Swan River Trust river system manager Mark Cugley said the purpose of the plan was to reduce nutrient flowing from the Ellen Brook catchment into the Swan River.
He said the catchment exports more than 70 tonnes of nitrogen and more than 10 tonnes of phosphorus into the Swan-Canning river system each year.
‘This investment is expected to remove 0.32 tonnes of nitrogen and 0.27 tonnes of phosphorus, respectively, from the Swan,’ Mr Cugley said.
Nutrient binding clay called Phoslock would be applied to Ellen Brook over the next two years.
This would stop a further 0.5 tonnes of phosphorus from entering the river, he said.
The project also would include bank stabilisation, revegetation, the installation of an access track and a pumping system to supply water to the wetland.
Ellen Brockman Integrated Catchment Group executive officer Rosanna Hindmarsh said the project was needed ‘to continue to reduce the nutrients that go into the upper Swan River to prevent algal bloom.’
‘The Ellen Brook catchment has contributed the highest load of phosphorus and nitrogen to the upper Swan River, which kills the fish, particularly when it is warm and there is low oxygen in the river,’ she said.
‘Since 1996, our group have done catchment management, which includes fencing off and keeping livestock out of waterways and other strategies to try and reduce the amount of wash-off of the fertilisers and manures that add to the nutrients in the brook.’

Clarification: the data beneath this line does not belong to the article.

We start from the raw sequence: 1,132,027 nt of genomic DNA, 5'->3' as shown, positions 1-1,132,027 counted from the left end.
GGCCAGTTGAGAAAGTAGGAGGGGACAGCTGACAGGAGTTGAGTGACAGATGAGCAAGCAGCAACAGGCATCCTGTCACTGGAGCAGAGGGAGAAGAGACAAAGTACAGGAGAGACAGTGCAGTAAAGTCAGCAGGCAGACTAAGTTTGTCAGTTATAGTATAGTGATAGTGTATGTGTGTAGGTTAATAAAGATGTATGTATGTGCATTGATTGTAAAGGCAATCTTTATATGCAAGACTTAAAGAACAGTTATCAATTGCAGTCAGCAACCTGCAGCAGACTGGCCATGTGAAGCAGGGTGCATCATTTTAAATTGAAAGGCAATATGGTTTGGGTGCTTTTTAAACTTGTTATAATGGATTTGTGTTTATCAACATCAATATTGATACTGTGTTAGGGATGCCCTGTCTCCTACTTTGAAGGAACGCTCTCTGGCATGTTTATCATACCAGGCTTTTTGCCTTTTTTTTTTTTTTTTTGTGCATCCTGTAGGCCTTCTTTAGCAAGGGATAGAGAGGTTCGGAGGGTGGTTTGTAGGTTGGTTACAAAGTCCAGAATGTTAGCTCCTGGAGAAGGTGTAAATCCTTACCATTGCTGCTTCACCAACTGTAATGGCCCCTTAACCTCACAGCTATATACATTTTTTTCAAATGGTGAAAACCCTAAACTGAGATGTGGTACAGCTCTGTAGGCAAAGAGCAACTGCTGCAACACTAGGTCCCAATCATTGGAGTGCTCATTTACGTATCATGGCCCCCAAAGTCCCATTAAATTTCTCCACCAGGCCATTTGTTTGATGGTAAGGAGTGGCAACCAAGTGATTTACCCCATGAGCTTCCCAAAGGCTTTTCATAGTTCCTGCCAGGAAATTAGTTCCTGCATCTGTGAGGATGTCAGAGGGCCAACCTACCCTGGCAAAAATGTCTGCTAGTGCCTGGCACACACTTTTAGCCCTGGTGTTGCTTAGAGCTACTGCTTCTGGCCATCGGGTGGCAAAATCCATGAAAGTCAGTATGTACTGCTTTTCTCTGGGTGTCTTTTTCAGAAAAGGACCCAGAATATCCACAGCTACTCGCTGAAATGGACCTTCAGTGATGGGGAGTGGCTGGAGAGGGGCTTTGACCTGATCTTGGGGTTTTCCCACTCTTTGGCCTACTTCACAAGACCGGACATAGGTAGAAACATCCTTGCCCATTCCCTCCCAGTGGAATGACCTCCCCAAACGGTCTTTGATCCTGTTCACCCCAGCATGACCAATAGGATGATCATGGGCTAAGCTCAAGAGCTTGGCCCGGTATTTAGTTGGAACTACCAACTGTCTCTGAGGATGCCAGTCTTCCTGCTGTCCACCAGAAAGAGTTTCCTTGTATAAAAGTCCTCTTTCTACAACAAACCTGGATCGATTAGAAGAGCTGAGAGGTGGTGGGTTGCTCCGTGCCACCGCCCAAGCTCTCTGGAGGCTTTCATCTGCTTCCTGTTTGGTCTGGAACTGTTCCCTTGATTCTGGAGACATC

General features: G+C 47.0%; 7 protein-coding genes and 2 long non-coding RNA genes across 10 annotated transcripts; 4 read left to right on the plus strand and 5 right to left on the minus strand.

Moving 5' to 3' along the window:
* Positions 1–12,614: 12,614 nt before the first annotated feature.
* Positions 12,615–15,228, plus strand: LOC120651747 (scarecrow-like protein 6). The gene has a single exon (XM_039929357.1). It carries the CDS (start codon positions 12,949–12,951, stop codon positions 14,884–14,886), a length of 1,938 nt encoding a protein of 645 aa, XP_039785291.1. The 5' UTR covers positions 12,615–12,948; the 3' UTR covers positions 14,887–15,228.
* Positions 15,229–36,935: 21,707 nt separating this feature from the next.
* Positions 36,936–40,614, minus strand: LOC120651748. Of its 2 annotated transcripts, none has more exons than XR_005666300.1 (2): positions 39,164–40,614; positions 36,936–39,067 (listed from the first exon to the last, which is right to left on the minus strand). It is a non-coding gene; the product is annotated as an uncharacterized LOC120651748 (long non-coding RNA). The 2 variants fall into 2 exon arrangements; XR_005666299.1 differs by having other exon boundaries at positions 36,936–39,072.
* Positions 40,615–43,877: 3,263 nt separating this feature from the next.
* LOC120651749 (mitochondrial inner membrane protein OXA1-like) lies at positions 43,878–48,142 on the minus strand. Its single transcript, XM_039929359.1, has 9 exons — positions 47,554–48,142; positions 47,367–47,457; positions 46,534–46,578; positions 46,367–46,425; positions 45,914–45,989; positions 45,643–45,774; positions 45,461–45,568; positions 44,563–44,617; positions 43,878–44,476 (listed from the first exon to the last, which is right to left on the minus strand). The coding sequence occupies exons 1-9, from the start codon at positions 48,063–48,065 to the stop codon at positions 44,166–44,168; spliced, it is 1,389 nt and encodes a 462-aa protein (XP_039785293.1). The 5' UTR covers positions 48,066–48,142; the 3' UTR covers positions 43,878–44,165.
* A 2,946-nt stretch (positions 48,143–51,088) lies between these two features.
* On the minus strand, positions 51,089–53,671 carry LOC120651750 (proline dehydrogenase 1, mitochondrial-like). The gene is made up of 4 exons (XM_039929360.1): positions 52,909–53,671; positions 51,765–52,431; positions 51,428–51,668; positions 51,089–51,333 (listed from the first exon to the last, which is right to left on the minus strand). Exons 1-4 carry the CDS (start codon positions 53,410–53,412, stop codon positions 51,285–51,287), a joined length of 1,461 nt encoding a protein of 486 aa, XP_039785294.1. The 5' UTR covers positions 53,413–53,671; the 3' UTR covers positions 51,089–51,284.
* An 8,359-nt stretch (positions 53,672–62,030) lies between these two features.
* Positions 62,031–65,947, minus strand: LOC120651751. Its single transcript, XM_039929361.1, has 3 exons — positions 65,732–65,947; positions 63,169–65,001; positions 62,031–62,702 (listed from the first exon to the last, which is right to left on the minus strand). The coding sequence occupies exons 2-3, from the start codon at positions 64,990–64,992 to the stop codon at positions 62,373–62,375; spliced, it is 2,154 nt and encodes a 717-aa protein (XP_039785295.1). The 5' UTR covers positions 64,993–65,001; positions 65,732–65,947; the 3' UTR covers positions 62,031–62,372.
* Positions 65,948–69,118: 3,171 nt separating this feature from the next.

Mr Cugley said in 2011 the State Government budgeted $2 million towards the project and the Swan River Trust had already received $1.1 million.
‘This project will contribute to the Swan Canning Water Quality Improvement Plan recommendation that a 69 per cent reduction in nitrogen and a 79 per cent reduction in phosphorus are required from the Ellen Brook catchment to improve water quality,’ he said.
‘The Trust is scheduled to receive an additional $600,000 in 2013-14 and $300,000 in 2014-15 and, when combined with contributions from the State National Resource Management office and the Federal Government, total project funding is $3.3 million.’
Tenders are expected to be called for the first phase of wetland construction late next month and works should begin on the project by the end of the year.